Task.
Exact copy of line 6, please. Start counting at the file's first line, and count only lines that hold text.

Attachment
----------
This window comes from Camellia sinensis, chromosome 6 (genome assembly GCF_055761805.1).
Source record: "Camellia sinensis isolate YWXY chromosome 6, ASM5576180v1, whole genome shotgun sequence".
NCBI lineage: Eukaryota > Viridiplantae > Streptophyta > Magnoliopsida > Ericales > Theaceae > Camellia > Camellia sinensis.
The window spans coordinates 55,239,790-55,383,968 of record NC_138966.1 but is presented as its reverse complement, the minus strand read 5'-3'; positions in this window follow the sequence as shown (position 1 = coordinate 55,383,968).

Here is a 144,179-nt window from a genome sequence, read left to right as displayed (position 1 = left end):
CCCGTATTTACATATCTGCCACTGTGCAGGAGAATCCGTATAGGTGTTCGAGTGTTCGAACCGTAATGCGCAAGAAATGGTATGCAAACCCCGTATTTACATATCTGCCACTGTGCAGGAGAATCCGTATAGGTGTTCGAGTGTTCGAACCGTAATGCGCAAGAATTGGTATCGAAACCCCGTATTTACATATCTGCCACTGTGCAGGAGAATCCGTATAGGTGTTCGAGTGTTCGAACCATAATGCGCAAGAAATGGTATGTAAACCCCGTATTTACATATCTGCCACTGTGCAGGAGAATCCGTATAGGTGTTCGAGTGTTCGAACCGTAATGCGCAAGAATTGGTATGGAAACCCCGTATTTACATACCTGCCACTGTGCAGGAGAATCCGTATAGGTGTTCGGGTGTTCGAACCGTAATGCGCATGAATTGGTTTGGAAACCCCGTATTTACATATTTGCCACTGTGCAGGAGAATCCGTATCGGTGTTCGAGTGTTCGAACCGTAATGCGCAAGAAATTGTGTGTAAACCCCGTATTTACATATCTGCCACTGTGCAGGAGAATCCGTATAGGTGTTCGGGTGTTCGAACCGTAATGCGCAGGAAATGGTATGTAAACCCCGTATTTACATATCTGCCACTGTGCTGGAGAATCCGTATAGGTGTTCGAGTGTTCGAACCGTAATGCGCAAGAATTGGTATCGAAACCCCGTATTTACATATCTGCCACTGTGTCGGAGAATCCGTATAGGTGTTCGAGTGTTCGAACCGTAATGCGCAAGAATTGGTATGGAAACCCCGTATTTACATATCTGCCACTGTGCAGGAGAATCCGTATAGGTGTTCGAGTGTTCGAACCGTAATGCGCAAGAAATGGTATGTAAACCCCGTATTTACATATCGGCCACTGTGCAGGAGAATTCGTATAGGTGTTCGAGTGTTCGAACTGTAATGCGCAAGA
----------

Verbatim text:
CCCGTATTTACATATCTGCCACTGTGCAGGAGAATCCGTATAGGTGTTCGAGTGTTCGAACCGTAATGCGCAAGAAATGGTATGCAAACCCCGTATTTACATATCTGCCACTGTGCAGGAGAATCCGTATAGGTGTTCGAGTGTTCGAACCGTAATGCGCAAGAATTGGTATCGAAACCCCGTATTTACATATCTGCCACTGTGCAGGAGAATCCGTATAGGTGTTCGAGTGTTCGAACCATAATGCGCAAGAAATGGTATGTAAACCCCGTATTTACATATCTGCCACTGTGCAGGAGAATCCGTATAGGTGTTCGAGTGTTCGAACCGTAATGCGCAAGAATTGGTATGGAAACCCCGTATTTACATACCTGCCACTGTGCAGGAGAATCCGTATAGGTGTTCGGGTGTTCGAACCGTAATGCGCATGAATTGGTTTGGAAACCCCGTATTTACATATTTGCCACTGTGCAGGAGAATCCGTATCGGTGTTCGAGTGTTCGAACCGTAATGCGCAAGAAATTGTGTGTAAACCCCGTATTTACATATCTGCCACTGTGCAGGAGAATCCGTATAGGTGTTCGGGTGTTCGAACCGTAATGCGCAGGAAATGGTATGTAAACCCCGTATTTACATATCTGCCACTGTGCTGGAGAATCCGTATAGGTGTTCGAGTGTTCGAACCGTAATGCGCAAGAATTGGTATCGAAACCCCGTATTTACATATCTGCCACTGTGTCGGAGAATCCGTATAGGTGTTCGAGTGTTCGAACCGTAATGCGCAAGAATTGGTATGGAAACCCCGTATTTACATATCTGCCACTGTGCAGGAGAATCCGTATAGGTGTTCGAGTGTTCGAACCGTAATGCGCAAGAAATGGTATGTAAACCCCGTATTTACATATCGGCCACTGTGCAGGAGAATTCGTATAGGTGTTCGAGTGTTCGAACTGTAATGCGCAAGA